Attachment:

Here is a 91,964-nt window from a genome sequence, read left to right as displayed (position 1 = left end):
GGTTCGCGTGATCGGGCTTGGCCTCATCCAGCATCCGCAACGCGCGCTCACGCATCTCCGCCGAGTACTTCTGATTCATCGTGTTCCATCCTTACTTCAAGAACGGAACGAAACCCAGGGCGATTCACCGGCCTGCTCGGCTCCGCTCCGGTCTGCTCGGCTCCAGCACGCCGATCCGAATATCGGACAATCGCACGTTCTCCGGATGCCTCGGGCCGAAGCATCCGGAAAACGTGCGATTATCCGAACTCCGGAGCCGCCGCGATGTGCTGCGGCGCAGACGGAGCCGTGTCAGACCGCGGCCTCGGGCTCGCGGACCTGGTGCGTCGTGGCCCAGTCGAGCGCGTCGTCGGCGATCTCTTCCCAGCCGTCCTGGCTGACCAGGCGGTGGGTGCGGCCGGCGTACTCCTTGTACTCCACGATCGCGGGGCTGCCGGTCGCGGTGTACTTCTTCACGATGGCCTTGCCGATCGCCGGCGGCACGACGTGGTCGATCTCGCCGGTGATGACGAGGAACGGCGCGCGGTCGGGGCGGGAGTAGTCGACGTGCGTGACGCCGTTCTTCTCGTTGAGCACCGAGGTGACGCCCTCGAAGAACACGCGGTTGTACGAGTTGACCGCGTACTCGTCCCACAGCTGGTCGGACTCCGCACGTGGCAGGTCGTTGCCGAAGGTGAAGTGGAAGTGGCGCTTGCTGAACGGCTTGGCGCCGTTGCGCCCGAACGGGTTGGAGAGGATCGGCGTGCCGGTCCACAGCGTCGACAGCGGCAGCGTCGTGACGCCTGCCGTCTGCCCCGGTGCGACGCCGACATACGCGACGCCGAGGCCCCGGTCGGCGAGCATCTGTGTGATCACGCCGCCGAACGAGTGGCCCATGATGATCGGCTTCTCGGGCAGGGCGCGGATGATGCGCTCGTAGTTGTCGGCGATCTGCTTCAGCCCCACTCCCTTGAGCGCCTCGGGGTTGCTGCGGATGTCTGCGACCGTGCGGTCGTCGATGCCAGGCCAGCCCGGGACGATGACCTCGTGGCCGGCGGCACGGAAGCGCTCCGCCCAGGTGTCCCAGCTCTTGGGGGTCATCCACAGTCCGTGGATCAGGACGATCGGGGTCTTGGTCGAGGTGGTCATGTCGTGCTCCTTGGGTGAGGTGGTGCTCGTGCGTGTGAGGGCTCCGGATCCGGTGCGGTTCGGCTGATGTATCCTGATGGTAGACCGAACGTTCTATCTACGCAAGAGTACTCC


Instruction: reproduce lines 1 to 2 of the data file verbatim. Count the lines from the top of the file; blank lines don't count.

Here is a 91,964-nt window from a genome sequence, read left to right as displayed (position 1 = left end):
GGTTCGCGTGATCGGGCTTGGCCTCATCCAGCATCCGCAACGCGCGCTCACGCATCTCCGCCGAGTACTTCTGATTCATCGTGTTCCATCCTTACTTCAAGAACGGAACGAAACCCAGGGCGATTCACCGGCCTGCTCGGCTCCGCTCCGGTCTGCTCGGCTCCAGCACGCCGATCCGAATATCGGACAATCGCACGTTCTCCGGATGCCTCGGGCCGAAGCATCCGGAAAACGTGCGATTATCCGAACTCCGGAGCCGCCGCGATGTGCTGCGGCGCAGACGGAGCCGTGTCAGACCGCGGCCTCGGGCTCGCGGACCTGGTGCGTCGTGGCCCAGTCGAGCGCGTCGTCGGCGATCTCTTCCCAGCCGTCCTGGCTGACCAGGCGGTGGGTGCGGCCGGCGTACTCCTTGTACTCCACGATCGCGGGGCTGCCGGTCGCGGTGTACTTCTTCACGATGGCCTTGCCGATCGCCGGCGGCACGACGTGGTCGATCTCGCCGGTGATGACGAGGAACGGCGCGCGGTCGGGGCGGGAGTAGTCGACGTGCGTGACGCCGTTCTTCTCGTTGAGCACCGAGGTGACGCCCTCGAAGAACACGCGGTTGTACGAGTTGACCGCGTACTCGTCCCACAGCTGGTCGGACTCCGCACGTGGCAGGTCGTTGCCGAAGGTGAAGTGGAAGTGGCGCTTGCTGAACGGCTTGGCGCCGTTGCGCCCGAACGGGTTGGAGAGGATCGGCGTGCCGGTCCACAGCGTCGACAGCGGCAGCGTCGTGACGCCTGCCGTCTGCCCCGGTGCGACGCCGACATACGCGACGCCGAGGCCCCGGTCGGCGAGCATCTGTGTGATCACGCCGCCGAACGAGTGGCCCATGATGATCGGCTTCTCGGGCAGGGCGCGGATGATGCGCTCGTAGTTGTCGGCGATCTGCTTCAGCCCCACTCCCTTGAGCGCCTCGGGGTTGCTGCGGATGTCTGCGACCGTGCGGTCGTCGATGCCAGGCCAGCCCGGGACGATGACCTCGTGGCCGGCGGCACGGAAGCGCTCCGCCCAGGTGTCCCAGCTCTTGGGGGTCATCCACAGTCCGTGGATCAGGACGATCGGGGTCTTGGTCGAGGTGGTCATGTCGTGCTCCTTGGGTGAGGTGGTGCTCGTGCGTGTGAGGGCTCCGGATCCGGTGCGGTTCGGCTGATGTATCCTGATGGTAGACCGAACGTTCTATCTACGCAAGAGTACTCC